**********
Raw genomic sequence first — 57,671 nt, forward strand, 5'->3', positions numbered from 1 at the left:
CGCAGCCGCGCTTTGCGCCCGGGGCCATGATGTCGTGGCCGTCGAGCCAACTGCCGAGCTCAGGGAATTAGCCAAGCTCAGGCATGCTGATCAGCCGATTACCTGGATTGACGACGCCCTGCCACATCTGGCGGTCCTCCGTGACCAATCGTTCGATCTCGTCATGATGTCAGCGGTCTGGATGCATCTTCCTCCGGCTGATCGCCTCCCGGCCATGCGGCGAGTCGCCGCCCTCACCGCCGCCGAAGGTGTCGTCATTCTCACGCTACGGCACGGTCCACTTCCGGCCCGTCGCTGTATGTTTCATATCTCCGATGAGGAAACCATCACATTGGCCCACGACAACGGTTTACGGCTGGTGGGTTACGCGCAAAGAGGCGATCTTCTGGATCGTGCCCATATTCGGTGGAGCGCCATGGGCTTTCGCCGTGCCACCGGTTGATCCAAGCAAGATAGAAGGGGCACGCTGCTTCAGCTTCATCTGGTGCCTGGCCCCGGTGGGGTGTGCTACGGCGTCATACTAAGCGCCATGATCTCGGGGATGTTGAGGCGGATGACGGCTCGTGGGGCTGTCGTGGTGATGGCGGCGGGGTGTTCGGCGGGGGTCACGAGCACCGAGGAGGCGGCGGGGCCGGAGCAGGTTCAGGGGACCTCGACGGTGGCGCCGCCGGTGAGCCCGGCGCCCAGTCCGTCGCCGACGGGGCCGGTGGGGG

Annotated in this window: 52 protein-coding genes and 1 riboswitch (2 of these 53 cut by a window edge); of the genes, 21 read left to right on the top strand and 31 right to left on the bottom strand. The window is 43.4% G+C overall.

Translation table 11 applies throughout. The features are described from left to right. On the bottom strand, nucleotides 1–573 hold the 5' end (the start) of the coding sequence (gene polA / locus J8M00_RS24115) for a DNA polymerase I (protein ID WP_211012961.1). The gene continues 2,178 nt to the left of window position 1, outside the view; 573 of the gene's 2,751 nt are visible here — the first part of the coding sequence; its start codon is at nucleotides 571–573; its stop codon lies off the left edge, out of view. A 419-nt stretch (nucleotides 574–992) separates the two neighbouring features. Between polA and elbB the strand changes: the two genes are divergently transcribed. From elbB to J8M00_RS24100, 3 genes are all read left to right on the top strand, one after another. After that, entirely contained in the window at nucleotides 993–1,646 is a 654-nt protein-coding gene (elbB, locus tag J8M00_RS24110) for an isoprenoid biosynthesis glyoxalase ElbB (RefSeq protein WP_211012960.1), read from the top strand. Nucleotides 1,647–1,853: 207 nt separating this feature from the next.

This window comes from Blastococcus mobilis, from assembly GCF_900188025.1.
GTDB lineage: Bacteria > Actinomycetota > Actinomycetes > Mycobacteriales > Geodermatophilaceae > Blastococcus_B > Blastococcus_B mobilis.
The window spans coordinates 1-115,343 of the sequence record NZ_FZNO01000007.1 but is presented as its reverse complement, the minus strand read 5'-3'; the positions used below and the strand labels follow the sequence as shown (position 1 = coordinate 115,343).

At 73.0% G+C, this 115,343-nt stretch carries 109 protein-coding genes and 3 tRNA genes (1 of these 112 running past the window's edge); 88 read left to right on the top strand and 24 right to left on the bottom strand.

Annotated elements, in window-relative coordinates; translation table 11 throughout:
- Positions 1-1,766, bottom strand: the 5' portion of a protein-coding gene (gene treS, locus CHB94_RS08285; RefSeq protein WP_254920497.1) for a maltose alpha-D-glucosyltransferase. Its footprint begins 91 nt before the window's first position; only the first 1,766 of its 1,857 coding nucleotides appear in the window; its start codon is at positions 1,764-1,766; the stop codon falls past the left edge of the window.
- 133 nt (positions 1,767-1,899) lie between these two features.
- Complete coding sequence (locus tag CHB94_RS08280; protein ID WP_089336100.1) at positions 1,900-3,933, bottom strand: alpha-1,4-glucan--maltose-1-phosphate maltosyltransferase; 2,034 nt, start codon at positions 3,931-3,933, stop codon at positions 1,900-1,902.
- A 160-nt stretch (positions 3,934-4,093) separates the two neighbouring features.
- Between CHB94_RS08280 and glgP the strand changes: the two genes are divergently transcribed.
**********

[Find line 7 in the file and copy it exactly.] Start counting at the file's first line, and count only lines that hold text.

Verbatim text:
The window spans coordinates 1-115,343 of the sequence record NZ_FZNO01000007.1 but is presented as its reverse complement, the minus strand read 5'-3'; the positions used below and the strand labels follow the sequence as shown (position 1 = coordinate 115,343).